## Monday, September 15, 2014

### Classroom Inventory

I spent the first three days of our number sense and place value unit getting the kids counting up a storm.  It's called Classroom Inventory.  "Hey kiddos.  I need your help.  We have so many tools in our classroom, and I've no idea how many we have.  If another teacher asked to borrow our unifix cubes, wouldn't it be nice to know that all of them were returned?  So you get to help me inventory or count some of the tools in our room."  It goes something like that.

Classroom inventory allows them to practice counting strategies.  It also gives me information about many facets of their counting skills and number sense.  After I pair them up and get them started with objects, blank paper, and clipboards, I meander.  I observe, question, prompt, and cross my fingers that someone will invent a useful strategy that must be shared.  A simple strategy might simply be moving the objects as they're counted.  As soon as I observe something worthwhile like this, I call everyone over to see the strategy in action and be challenged to try it too.

The strategy I'm really looking for is grouping by tens though.  Here's a picture of what I found on day two.

Yea!  Alex and Hyrum grouped their cubes by tens.  I called everyone over to see what they'd done and hear about it too. We dubbed it "The Alex and Hyrum Strategy." It spread like wildfire and by day three, I was seeing this:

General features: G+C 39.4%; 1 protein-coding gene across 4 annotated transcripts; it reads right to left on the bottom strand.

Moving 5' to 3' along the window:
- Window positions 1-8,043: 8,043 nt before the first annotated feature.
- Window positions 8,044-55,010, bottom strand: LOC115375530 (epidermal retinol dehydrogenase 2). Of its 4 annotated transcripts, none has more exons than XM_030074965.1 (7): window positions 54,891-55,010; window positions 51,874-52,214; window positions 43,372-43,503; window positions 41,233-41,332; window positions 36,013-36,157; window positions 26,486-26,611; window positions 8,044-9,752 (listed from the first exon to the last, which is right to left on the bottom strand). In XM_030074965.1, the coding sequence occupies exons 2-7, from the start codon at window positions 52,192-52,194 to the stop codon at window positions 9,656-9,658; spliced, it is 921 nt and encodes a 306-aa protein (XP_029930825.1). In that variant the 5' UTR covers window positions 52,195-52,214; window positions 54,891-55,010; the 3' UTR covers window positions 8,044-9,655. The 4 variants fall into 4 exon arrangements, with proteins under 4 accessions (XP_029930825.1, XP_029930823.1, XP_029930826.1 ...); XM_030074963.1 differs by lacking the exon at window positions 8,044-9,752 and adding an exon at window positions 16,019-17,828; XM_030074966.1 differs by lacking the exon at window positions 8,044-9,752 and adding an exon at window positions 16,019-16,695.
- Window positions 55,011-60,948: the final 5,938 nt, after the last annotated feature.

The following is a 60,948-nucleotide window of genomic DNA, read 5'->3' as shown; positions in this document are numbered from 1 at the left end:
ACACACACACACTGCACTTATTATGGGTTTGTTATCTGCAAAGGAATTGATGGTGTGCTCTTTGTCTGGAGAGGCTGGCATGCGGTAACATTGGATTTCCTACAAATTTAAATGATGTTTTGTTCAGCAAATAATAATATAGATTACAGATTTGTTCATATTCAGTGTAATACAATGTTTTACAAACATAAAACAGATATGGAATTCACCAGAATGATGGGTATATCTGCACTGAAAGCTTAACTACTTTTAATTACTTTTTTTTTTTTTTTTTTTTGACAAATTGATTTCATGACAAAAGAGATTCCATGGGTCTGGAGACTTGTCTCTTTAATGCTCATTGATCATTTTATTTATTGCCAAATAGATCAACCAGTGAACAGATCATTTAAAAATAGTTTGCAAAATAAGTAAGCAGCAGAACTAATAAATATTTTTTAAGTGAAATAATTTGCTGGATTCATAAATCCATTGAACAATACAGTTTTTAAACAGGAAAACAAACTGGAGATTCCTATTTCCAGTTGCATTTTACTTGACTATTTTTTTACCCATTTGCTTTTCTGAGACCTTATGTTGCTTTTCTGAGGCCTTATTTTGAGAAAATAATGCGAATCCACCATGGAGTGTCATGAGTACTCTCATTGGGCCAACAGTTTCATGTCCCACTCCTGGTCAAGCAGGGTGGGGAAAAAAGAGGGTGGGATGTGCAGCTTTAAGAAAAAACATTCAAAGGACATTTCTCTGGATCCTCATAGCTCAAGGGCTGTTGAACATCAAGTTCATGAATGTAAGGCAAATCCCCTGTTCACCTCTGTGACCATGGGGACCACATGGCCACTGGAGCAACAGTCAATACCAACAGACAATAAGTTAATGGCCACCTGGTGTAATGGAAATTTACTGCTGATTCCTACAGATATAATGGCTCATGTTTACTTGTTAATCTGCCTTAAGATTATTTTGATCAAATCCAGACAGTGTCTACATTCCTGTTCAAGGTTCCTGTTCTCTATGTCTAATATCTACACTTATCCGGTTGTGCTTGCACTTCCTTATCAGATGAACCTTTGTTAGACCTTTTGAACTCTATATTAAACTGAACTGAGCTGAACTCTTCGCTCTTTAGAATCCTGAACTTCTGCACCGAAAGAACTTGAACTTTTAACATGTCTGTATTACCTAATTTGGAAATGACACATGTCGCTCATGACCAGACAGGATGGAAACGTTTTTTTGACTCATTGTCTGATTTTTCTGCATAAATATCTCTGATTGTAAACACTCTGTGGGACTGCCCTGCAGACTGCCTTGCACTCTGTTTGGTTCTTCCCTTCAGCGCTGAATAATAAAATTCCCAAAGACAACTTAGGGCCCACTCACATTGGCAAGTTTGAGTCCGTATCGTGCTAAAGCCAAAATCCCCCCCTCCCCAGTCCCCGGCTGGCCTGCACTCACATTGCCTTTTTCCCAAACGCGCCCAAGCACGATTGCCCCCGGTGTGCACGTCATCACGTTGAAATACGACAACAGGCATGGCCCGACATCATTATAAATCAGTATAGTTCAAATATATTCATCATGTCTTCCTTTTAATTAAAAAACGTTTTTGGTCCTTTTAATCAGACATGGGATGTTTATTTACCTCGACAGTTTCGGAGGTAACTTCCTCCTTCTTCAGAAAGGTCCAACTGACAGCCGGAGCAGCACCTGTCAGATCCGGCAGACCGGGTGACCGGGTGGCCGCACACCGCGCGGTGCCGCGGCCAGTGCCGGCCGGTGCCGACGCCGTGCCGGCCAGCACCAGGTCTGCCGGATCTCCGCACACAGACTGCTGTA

I've shared just a taste of what classroom inventory has to offer.  If this intrigues you in the least, you should check out this short article about it.  It will fill in lots of holes that I just don't have time to talk about.  Click on the graphic to get your own copy.

Lastly, I just have to share what Alex wrote on his clipboard when he and Hyrum grouped and counted 194 cubes.  He's one smart cookie!

1. Saved it in my iBooks ! Great idea

Renee

1. Renee, thanks for thinking this is worth saving. It's a keeper for me.

2. You post immediately made me think about that article! A must read for all primary and intermediate teachers! I have done this with kids all the way up to grade six and have been amazed at what kids do and don't know about counting, organizing and keeping track.

Tara
The Math Maniac

1. Tara, I thought about mentioning that it could be beneficial through the upper elementary grades. I'm glad you mentioned it!

3. I love how you name the strategies you observe them using after the students! Great motivation for others to use it too!
Lori
Conversations in Literacy

1. Lori, it does motivate them. It heightens their awareness when we can put a meaningful name to it.

4. I think this idea is great! Sometimes I have had individual kids who just need a moving activity count things for me. I really like the picture with the grocery store word wall in the background.
Laurie